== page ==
By Paul Franklin
Every spring New Zealanders can be found creeping out at the crack of dawn to line the lower reaches of our rivers in the hope of catching that New Zealand delicacy – whitebait! As the mist lifts and the fishing comes to an end for the day, conversations turn to that critical question… what’s the best recipe for whitebait fritters? I don’t claim to have the answer to that, but I do hope to provide some insight into how many eggs might be needed… and the answer might just surprise you!
Whitebait are the juveniles of five species of native fish (see Amber McEwan’s article for more details), returning to freshwater after spending the first few months of their lives at sea. This migration into freshwater is a critical part of their life-cycle, as they move upstream to find the habitats where they will feed, grow into adults, mature and then begin the cycle all over again. It is that last aspect, beginning the life-cycle all over again, that I’m going to focus on here.
Understanding of the spawning biology of the whitebait species is relatively poor and, with the exception of inanga (Galaxias maculatus), is based on only occasional observations. However, what we do now know, after the spawning sites of giant kokopu (Galaxias argenteus) were discovered for the first time last year, is that all five species have a somewhat unusual reproductive strategy. This makes them uniquely susceptible to changes to river flows and bankside vegetation. Mainly in autumn and winter (depending on which species and where you are) all five species have been found to deposit their eggs in habitats only temporarily submerged by high water levels. For inanga, which migrate downstream to estuaries to lay their eggs, this is high spring tides. For the other four species, this is high river flows caused by rainfall. The eggs of inanga are about 1 mm in diameter (the other species have slightly larger eggs) and are typically laid within dense grasses that retain moisture and provide shading. These conditions help the eggs to survive out of water until they are ready to hatch about three to four weeks later. The eggs then hatch when the spawning sites are re-inundated by future high river flows or, in the case of inanga, high spring tides. The larvae are then washed out to sea, where they stay for several months, before finally returning to freshwater as whitebait. It seems easy really, doesn’t it? Well, let’s look at it in a bit more detail…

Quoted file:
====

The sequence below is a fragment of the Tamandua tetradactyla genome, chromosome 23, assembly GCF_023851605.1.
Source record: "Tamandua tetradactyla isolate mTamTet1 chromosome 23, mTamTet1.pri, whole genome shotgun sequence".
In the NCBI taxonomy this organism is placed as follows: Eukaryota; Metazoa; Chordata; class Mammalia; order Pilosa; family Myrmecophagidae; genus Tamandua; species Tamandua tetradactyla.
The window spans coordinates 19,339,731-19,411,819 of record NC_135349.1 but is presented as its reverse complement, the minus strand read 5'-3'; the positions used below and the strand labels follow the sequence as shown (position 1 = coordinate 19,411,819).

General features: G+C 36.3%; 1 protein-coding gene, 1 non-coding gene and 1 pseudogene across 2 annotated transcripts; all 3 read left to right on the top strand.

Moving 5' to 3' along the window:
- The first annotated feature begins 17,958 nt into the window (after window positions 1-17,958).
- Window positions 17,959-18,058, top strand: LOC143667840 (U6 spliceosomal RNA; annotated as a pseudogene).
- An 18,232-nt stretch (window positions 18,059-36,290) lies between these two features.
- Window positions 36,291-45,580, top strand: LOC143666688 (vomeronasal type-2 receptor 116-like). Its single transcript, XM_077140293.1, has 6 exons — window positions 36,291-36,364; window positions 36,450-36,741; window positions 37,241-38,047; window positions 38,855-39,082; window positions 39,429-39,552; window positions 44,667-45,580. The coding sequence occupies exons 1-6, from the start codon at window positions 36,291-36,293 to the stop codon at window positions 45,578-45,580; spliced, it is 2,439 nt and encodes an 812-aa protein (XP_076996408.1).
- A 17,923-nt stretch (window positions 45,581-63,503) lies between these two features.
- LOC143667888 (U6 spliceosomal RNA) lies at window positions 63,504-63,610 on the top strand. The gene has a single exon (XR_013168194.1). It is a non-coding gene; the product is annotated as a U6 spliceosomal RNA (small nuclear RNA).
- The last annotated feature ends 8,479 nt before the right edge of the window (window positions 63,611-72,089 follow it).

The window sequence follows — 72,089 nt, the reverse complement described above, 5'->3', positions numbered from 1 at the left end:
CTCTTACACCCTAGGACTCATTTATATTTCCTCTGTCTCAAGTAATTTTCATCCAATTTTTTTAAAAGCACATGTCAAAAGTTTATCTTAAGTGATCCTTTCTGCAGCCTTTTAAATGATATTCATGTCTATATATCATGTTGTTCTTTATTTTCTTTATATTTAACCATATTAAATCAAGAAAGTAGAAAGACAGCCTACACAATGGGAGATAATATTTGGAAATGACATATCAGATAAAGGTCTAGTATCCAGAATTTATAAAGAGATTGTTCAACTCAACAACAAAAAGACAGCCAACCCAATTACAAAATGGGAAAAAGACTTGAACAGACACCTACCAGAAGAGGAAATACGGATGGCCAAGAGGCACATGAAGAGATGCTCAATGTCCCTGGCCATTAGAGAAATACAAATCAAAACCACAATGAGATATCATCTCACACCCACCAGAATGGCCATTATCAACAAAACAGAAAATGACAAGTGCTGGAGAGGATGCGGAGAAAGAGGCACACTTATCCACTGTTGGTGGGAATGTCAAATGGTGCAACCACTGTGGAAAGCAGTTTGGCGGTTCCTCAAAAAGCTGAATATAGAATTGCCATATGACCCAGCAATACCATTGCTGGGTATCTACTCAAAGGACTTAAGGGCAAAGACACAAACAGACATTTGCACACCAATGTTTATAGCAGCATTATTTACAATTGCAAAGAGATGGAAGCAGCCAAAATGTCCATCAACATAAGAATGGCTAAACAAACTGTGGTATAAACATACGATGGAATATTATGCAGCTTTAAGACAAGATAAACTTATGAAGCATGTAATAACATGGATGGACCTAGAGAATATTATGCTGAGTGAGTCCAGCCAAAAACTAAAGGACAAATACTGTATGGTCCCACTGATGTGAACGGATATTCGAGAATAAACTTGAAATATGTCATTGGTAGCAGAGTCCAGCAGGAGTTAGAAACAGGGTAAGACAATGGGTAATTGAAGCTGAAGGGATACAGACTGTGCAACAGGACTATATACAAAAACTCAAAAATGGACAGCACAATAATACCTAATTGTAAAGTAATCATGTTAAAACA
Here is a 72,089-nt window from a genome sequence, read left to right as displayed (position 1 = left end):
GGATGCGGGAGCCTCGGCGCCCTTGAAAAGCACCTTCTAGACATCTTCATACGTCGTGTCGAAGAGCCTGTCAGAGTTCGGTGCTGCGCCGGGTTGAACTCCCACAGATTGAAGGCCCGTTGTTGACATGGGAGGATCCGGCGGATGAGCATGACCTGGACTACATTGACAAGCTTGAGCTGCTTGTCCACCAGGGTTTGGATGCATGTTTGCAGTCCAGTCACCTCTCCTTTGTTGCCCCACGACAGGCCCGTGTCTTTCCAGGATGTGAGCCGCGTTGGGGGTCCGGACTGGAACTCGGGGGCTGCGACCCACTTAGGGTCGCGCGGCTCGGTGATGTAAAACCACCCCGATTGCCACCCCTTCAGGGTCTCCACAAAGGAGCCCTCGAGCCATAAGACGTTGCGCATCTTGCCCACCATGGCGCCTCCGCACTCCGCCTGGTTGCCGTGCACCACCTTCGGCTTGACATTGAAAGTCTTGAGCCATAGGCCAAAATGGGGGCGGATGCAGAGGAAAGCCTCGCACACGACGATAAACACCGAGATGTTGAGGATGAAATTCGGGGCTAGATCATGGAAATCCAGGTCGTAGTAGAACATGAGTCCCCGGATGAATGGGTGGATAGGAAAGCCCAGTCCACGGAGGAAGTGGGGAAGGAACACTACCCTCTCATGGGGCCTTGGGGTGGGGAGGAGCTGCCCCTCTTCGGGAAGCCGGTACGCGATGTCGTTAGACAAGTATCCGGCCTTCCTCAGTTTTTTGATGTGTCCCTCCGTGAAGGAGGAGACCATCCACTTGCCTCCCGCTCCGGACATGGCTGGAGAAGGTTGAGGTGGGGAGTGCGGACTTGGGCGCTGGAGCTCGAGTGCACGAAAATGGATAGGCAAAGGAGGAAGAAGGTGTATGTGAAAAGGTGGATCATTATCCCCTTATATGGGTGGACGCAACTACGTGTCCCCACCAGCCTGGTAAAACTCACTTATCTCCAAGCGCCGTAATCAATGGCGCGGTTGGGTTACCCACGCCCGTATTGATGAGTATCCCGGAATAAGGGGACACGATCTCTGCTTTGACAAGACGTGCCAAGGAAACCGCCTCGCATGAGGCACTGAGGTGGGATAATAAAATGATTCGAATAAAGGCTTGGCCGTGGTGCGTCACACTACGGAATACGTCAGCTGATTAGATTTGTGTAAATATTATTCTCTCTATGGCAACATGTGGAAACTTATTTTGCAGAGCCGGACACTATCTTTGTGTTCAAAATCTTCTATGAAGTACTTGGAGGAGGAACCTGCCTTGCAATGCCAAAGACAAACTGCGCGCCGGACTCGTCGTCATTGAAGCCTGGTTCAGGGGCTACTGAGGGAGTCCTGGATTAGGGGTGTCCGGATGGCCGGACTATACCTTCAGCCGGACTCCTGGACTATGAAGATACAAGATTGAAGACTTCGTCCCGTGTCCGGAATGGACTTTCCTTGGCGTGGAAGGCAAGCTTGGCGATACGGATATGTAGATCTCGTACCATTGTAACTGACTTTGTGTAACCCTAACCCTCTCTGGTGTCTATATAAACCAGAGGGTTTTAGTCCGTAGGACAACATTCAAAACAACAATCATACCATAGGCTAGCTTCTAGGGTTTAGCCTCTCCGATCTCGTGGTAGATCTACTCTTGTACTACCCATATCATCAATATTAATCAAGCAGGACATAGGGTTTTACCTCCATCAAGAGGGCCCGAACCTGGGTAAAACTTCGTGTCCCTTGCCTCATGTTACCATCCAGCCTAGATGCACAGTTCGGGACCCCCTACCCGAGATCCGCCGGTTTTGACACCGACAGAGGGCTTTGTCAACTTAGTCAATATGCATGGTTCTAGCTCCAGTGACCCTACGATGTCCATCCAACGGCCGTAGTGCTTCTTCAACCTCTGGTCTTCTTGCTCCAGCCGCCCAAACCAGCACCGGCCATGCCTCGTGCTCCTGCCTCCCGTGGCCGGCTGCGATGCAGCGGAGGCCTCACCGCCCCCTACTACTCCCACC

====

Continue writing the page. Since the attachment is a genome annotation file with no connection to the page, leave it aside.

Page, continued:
An average sized adult female inanga will lay around 2-3000 eggs (McDowall, 1984). Studies have shown that on average, only about 11% of eggs survive to hatch (Hickford et al., 2010). Once the eggs hatch and the larvae make it to sea, survival is very low. No data are available specifically for inanga, but mortality of larval fish in the marine environment has been estimated at >98% (Zeldis et al., 2005). On returning to freshwater, investigations have shown that around 30% of whitebait may be caught in the whitebait fishery (Baker and Smith, 2014). An unknown number of these remaining fish then survive to adulthood and successfully spawn (let’s assume 50%, but it has been suggested this is more likely to be less than 20%). If we assume a cup of whitebait (about 500 fish) is used to make a whitebait fritter, we can work out that it actually takes close to 650,000 eggs to make a whitebait fritter!
Baker, C. & Smith, J. 2014. Influence of flow on the migration and capture of juvenile galaxiids in a large river system. New Zealand Journal of Marine and Freshwater Research.
Hickford, M. J. H., Cagnon, M. & Schiel, D. R. 2010. Predation, vegetation and habitat-specific survival of terrestrial eggs of a diadromous fish, Galaxias maculatus (Jenyns, 1842). Journal of Experimental Marine Biology and Ecology, 385, 66-72.
McDowall, R. M. 1984. The New Zealand whitebait book, Wellington, Reed.
Zeldis, J. R., Ooldman, J., Ballara, S. L. & Richards, L. A. 2005. Physical fluxes, pelagic ecosystem structure, and larval fish survival in Hauraki Gulf, New Zealand. Canadian Journal of Fisheries and Aquatic Sciences, 62, 593-610.
Dr Paul Franklin is a Freshwater Ecologist at NIWA.